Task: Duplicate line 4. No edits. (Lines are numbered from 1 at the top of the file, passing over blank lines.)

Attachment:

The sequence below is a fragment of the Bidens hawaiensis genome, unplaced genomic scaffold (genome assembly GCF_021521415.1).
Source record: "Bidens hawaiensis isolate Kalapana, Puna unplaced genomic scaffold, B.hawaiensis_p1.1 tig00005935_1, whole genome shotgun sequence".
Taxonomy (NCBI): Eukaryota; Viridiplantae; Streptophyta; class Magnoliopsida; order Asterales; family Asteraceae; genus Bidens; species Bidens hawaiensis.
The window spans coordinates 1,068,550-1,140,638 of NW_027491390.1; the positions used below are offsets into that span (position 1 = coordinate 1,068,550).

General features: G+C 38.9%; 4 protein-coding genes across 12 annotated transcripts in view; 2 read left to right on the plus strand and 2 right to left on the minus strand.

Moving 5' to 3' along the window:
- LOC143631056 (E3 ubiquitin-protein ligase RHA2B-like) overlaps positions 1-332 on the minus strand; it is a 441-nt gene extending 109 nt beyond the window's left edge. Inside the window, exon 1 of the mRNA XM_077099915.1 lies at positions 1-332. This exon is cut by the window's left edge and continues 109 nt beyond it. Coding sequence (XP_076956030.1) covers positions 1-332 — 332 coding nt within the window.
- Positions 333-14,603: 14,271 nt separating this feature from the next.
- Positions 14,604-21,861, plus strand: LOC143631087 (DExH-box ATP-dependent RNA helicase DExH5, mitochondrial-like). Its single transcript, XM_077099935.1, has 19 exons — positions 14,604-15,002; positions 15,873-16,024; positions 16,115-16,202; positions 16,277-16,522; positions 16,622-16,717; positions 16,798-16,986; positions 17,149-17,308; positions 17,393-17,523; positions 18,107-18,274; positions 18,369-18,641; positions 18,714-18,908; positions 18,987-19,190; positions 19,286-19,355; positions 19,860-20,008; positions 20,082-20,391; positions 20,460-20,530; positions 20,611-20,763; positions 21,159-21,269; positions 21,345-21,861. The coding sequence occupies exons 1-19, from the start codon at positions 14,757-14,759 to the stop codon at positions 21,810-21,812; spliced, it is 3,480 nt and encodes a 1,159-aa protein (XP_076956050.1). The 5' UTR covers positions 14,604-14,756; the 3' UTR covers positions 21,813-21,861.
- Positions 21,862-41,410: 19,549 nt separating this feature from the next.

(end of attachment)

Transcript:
The window spans coordinates 1,068,550-1,140,638 of NW_027491390.1; the positions used below are offsets into that span (position 1 = coordinate 1,068,550).